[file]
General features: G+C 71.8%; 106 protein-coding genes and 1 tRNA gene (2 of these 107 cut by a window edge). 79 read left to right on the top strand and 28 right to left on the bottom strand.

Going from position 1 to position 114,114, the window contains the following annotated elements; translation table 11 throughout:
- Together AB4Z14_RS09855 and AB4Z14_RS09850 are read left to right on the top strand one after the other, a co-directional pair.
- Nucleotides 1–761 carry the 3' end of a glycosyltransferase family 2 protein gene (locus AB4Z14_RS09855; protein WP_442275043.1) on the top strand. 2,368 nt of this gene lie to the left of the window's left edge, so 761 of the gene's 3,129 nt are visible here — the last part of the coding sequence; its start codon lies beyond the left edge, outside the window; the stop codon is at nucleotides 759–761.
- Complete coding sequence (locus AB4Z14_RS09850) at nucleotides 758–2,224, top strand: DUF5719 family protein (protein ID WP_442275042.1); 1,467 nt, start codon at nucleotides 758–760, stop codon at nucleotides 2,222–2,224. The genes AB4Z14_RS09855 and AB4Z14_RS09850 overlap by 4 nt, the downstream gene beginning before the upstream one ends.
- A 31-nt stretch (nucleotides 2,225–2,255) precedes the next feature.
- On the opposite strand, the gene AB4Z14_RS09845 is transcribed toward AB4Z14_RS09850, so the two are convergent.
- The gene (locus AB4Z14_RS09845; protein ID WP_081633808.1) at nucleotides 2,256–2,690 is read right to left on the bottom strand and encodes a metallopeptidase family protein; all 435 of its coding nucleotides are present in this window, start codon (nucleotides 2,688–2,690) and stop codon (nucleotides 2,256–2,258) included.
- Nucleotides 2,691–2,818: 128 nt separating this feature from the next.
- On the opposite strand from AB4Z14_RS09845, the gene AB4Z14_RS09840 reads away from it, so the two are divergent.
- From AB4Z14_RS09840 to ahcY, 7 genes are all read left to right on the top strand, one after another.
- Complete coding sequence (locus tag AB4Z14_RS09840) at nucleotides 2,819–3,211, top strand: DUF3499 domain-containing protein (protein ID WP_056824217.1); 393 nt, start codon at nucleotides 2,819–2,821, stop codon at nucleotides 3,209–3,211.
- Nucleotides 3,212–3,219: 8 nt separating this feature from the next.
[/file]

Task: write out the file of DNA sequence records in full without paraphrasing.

General features: G+C 71.8%; 106 protein-coding genes and 1 tRNA gene (2 of these 107 cut by a window edge). 79 read left to right on the top strand and 28 right to left on the bottom strand.

Going from position 1 to position 114,114, the window contains the following annotated elements; translation table 11 throughout:
- Together AB4Z14_RS09855 and AB4Z14_RS09850 are read left to right on the top strand one after the other, a co-directional pair.
- Nucleotides 1–761 carry the 3' end of a glycosyltransferase family 2 protein gene (locus AB4Z14_RS09855; protein WP_442275043.1) on the top strand. 2,368 nt of this gene lie to the left of the window's left edge, so 761 of the gene's 3,129 nt are visible here — the last part of the coding sequence; its start codon lies beyond the left edge, outside the window; the stop codon is at nucleotides 759–761.
- Complete coding sequence (locus AB4Z14_RS09850) at nucleotides 758–2,224, top strand: DUF5719 family protein (protein ID WP_442275042.1); 1,467 nt, start codon at nucleotides 758–760, stop codon at nucleotides 2,222–2,224. The genes AB4Z14_RS09855 and AB4Z14_RS09850 overlap by 4 nt, the downstream gene beginning before the upstream one ends.
- A 31-nt stretch (nucleotides 2,225–2,255) precedes the next feature.
- On the opposite strand, the gene AB4Z14_RS09845 is transcribed toward AB4Z14_RS09850, so the two are convergent.
- The gene (locus AB4Z14_RS09845; protein ID WP_081633808.1) at nucleotides 2,256–2,690 is read right to left on the bottom strand and encodes a metallopeptidase family protein; all 435 of its coding nucleotides are present in this window, start codon (nucleotides 2,688–2,690) and stop codon (nucleotides 2,256–2,258) included.
- Nucleotides 2,691–2,818: 128 nt separating this feature from the next.
- On the opposite strand from AB4Z14_RS09845, the gene AB4Z14_RS09840 reads away from it, so the two are divergent.
- From AB4Z14_RS09840 to ahcY, 7 genes are all read left to right on the top strand, one after another.
- Complete coding sequence (locus tag AB4Z14_RS09840) at nucleotides 2,819–3,211, top strand: DUF3499 domain-containing protein (protein ID WP_056824217.1); 393 nt, start codon at nucleotides 2,819–2,821, stop codon at nucleotides 3,209–3,211.
- Nucleotides 3,212–3,219: 8 nt separating this feature from the next.